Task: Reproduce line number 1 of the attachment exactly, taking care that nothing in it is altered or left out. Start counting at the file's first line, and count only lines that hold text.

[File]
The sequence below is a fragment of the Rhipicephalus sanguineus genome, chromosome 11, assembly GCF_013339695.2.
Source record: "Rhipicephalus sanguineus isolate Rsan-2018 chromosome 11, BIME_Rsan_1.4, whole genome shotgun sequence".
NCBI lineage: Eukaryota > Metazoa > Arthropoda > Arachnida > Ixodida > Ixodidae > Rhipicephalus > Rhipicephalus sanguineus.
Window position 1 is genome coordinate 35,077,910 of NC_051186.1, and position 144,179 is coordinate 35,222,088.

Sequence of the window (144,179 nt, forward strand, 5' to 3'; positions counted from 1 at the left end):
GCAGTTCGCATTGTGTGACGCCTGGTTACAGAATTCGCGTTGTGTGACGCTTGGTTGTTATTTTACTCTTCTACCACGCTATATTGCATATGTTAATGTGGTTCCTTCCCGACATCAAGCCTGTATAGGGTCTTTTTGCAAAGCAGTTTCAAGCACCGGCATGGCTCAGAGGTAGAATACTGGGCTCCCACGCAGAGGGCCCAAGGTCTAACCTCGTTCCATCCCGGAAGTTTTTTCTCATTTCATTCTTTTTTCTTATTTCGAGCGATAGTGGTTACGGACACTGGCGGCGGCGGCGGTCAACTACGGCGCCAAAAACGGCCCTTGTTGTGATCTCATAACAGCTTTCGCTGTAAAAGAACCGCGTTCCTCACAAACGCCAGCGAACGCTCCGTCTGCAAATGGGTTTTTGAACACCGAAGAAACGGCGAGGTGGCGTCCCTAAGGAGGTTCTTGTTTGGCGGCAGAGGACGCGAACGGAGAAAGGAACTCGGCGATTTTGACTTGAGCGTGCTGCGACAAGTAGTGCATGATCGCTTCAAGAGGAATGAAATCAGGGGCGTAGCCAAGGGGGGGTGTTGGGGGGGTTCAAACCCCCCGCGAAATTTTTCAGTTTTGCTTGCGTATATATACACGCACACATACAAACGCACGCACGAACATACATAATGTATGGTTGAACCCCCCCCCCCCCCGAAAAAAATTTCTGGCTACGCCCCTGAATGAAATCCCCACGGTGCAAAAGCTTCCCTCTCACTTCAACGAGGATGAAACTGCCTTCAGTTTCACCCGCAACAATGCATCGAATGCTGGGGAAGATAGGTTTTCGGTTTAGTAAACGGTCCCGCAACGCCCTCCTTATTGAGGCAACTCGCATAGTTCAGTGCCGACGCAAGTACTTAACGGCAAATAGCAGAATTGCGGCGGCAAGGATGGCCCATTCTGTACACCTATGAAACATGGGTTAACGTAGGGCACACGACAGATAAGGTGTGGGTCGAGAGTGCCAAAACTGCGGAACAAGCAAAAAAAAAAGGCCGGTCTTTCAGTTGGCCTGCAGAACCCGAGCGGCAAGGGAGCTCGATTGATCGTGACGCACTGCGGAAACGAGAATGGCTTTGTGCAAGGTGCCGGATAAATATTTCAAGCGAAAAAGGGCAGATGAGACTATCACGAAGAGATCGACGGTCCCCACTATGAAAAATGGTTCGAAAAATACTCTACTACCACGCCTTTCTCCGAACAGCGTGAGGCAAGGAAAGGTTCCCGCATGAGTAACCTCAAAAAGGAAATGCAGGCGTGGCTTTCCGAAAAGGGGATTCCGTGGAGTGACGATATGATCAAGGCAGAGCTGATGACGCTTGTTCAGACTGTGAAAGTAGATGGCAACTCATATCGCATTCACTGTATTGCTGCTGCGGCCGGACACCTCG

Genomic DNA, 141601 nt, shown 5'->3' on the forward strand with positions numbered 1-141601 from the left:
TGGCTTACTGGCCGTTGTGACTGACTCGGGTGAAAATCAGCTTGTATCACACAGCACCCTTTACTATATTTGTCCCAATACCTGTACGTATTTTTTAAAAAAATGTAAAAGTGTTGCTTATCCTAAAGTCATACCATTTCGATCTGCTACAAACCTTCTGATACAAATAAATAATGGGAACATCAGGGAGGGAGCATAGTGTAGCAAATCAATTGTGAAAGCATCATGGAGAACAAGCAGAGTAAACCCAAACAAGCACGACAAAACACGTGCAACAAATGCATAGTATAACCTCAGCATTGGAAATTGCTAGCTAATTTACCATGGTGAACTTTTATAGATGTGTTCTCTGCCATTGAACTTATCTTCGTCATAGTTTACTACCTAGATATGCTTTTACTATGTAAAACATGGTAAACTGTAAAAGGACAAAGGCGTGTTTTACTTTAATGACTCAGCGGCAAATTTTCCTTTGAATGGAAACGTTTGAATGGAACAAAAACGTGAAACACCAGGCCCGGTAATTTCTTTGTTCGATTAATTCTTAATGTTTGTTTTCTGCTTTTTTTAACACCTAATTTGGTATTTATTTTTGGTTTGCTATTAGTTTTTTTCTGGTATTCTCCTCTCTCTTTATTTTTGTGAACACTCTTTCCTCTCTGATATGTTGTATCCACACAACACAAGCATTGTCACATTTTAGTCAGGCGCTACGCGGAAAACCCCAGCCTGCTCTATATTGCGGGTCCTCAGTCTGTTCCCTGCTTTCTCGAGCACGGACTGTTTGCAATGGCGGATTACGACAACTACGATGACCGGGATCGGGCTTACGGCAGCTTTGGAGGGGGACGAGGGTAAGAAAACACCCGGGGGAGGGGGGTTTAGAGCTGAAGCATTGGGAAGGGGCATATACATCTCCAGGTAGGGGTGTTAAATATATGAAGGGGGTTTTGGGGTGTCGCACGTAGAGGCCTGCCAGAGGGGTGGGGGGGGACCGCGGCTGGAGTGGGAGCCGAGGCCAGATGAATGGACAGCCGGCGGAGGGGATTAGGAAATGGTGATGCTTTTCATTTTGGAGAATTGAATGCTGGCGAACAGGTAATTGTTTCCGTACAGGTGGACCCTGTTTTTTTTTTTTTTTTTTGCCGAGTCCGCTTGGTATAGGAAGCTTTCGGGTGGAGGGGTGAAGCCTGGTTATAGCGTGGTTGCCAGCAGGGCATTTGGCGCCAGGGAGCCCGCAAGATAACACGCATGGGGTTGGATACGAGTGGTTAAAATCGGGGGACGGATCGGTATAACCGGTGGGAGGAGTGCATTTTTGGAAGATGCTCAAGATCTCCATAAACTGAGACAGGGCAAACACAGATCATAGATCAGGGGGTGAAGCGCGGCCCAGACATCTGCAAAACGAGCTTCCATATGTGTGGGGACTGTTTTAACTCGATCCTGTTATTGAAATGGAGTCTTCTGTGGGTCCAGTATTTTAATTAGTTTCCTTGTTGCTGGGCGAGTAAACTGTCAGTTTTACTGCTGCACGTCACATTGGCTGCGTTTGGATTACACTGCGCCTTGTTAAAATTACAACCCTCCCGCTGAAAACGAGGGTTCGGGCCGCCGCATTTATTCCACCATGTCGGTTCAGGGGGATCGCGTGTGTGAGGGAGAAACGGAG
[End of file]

The sequence below is a fragment of the Rhipicephalus sanguineus genome, chromosome 11, assembly GCF_013339695.2.